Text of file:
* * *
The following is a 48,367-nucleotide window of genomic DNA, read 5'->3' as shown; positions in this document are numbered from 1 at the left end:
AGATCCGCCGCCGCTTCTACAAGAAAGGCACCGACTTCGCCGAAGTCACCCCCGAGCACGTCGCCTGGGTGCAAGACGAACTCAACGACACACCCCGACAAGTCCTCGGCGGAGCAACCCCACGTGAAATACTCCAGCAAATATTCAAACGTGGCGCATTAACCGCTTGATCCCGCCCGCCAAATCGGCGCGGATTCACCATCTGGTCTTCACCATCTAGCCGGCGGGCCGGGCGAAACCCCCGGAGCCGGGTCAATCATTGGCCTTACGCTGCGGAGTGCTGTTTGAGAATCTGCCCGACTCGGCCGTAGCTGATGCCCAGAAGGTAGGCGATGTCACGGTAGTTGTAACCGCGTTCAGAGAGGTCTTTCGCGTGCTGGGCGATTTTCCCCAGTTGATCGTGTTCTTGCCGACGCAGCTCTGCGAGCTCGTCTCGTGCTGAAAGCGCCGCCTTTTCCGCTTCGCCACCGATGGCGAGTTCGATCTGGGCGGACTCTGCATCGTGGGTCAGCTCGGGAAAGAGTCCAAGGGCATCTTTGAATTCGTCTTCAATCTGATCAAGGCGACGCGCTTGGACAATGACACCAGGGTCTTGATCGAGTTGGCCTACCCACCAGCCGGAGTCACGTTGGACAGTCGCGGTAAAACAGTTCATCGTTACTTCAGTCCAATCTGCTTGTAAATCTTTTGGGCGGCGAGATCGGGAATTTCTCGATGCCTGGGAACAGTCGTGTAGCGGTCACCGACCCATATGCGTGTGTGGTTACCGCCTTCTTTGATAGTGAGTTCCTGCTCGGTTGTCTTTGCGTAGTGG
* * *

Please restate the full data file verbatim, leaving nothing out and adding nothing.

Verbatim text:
The following is a 48,367-nucleotide window of genomic DNA, read 5'->3' as shown; positions in this document are numbered from 1 at the left end:
AGATCCGCCGCCGCTTCTACAAGAAAGGCACCGACTTCGCCGAAGTCACCCCCGAGCACGTCGCCTGGGTGCAAGACGAACTCAACGACACACCCCGACAAGTCCTCGGCGGAGCAACCCCACGTGAAATACTCCAGCAAATATTCAAACGTGGCGCATTAACCGCTTGATCCCGCCCGCCAAATCGGCGCGGATTCACCATCTGGTCTTCACCATCTAGCCGGCGGGCCGGGCGAAACCCCCGGAGCCGGGTCAATCATTGGCCTTACGCTGCGGAGTGCTGTTTGAGAATCTGCCCGACTCGGCCGTAGCTGATGCCCAGAAGGTAGGCGATGTCACGGTAGTTGTAACCGCGTTCAGAGAGGTCTTTCGCGTGCTGGGCGATTTTCCCCAGTTGATCGTGTTCTTGCCGACGCAGCTCTGCGAGCTCGTCTCGTGCTGAAAGCGCCGCCTTTTCCGCTTCGCCACCGATGGCGAGTTCGATCTGGGCGGACTCTGCATCGTGGGTCAGCTCGGGAAAGAGTCCAAGGGCATCTTTGAATTCGTCTTCAATCTGATCAAGGCGACGCGCTTGGACAATGACACCAGGGTCTTGATCGAGTTGGCCTACCCACCAGCCGGAGTCACGTTGGACAGTCGCGGTAAAACAGTTCATCGTTACTTCAGTCCAATCTGCTTGTAAATCTTTTGGGCGGCGAGATCGGGAATTTCTCGATGCCTGGGAACAGTCGTGTAGCGGTCACCGACCCATATGCGTGTGTGGTTACCGCCTTCTTTGATAGTGAGTTCCTGCTCGGTTGTCTTTGCGTAGTGG